Answering Machine

An answering machine is a device that allows incoming phone calls to be received and messages recorded when the phone user is unavailable. It may be a separate machine that is connected to a telephone or combined with a telephone to form an integrated telephone answering machine. Today’s answering machines may be either analog or digital. Analog answering machines use conventional audiotape recording, whereas digital answering machines use memory chips. The modern tape format is the continuous-loop microcassette, identical in size to the double-sided microcassettes used in dictating machines. Most machines take one cassette, which holds both the user’s message and incoming messages, but some machines take two cassettes so that the user has two prerecorded messages available. When analog answering machines first became available in the late 1940s, they were marketed as business machines. The use of the name “electronic secretary” conveyed their main selling point—as a secretarial substitute. In the 1980s, as answering machines became cheaper and more compact, they became standard items for the home as well as the office.

The Monopoly Issue

The legitimacy of AT&T’s monopoly was an issue that recurred periodically. In 1907, AT&T’s president, Theodore Vail, asserted that service efficiency dictated that telephone services should be controlled by a single provider, with government regulation supplying restraints in lieu of market forces. Many other countries accepted the notion of telephone services as a natural monopoly and created state-owned telephone utilities to prevent the potential abuses that might arise from private ownership. While state ownership did not accord with American free enterprise ideals, concerns about monopolies had resulted in the Sherman Antitrust Act of 1890, which was intended to prevent monopolistic practices. In practice, the Sherman Act was applied only selectively, and AT&T built up its business in the early twentieth century with little opposition.

One acquisition that did attract government scrutiny was AT&T’s purchase of 30 percent of Western Union’s stock in 1909. Threatened with the possibility of antitrust action, AT&T sold off the stock only four years later. Meanwhile, the company was expanding internationally and had Western Electric manufacturing plants in Europe, the Far East, Australasia, and South America. For a short period during World War I, the government took over the running of a number of key industries, including telephone and rail services. In the postwar boom, the government was keen to stimulate the economy and remove restrictions. One consequence of this was the Graham Act, which exempted telephone services from antitrust law. With its national role thus strengthened, AT&T decided to divest itself of its foreign interests, except those in Canada. In 1925, AT&T sold the International Western Electric Company to the new International Telephone and Telegraph Company. Four years later, AT&T became the first American company to reach the $1 billion mark in annual revenues.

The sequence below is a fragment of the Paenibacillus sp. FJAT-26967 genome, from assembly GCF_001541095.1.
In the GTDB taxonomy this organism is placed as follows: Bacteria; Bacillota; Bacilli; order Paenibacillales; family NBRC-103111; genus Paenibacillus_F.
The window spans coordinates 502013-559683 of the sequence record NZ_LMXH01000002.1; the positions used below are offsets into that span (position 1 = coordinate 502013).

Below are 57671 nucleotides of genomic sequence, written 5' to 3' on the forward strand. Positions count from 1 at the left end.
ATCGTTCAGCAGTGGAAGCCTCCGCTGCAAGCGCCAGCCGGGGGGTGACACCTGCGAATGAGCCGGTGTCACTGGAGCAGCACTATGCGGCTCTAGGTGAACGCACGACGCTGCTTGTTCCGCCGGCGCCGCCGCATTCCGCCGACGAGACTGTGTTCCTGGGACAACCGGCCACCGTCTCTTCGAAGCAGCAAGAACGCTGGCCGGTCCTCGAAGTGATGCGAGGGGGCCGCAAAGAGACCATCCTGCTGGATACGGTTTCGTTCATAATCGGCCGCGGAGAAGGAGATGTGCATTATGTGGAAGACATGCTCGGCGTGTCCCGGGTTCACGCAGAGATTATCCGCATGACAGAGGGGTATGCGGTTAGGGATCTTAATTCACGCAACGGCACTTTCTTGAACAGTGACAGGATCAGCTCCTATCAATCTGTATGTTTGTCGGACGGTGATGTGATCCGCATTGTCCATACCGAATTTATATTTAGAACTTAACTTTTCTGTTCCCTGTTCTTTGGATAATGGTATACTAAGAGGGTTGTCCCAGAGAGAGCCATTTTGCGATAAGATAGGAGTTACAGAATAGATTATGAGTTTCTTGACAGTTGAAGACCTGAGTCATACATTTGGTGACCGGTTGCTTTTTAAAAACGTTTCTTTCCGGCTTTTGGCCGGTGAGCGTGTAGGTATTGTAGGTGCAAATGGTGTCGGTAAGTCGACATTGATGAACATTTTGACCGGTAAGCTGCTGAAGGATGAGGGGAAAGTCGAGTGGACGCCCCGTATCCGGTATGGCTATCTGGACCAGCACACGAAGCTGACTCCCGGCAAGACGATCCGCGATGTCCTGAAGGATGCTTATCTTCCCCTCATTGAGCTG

Improving Telephone Services

Despite the divestiture of most of its foreign interests, AT&T was active in improving services to its American customers by developing international telephone services. Bell System engineers had been experimenting with transatlantic voice transmission by radio since 1915. The research and development activities of AT&T were boosted in 1925 by the establishment of Bell Laboratories as the company’s dedicated research department. In 1927, AT&T launched a commercial telephone service between New York and London, using two-way radio. While international radiotelephone services expanded over the next ten years, capacity was limited and call quality was adversely affected by signal interference. These problems were removed only in the 1950s and 1960s when transoceanic telephone cables were installed. AT&T installed a transatlantic cable in 1956. Meanwhile, AT&T expanded the capacity for long-distance calls within the United States by adopting microwave technology. The first long-distance microwave telephone relay linked NewYork and Chicago in 1950. A year later, AT&T introduced direct long-distance dialing, which was available to 90 percent of American telephone subscribers by 1964. Another method of international and long-distance telephone transmission became available from 1962, when AT&T launched Telstar, the world’s first commercial communications satellite.

AT&T also played a pioneering role in the development of mobile telephony. AT&T engineers recognized early on that limited capacity was a major impediment to the expansion of mobile phone use. They proposed a cellular solution in 1947, thirty years before such systems actually came into being. AT&T revived this proposal in the early 1970s when the Federal Communications Commission (FCC) invited proposals for a new mobile phone service to operate in an ultra–high frequency band around 800 MHz. The FCC’s decision was delayed by the instigation of antitrust proceedings against AT&T in 1974, but AT&T was granted a trial license in 1977 and began its first public trial, in Chicago, in 1978. Commercial licenses were awarded in 1982 when AT&T was in the process of being restructured.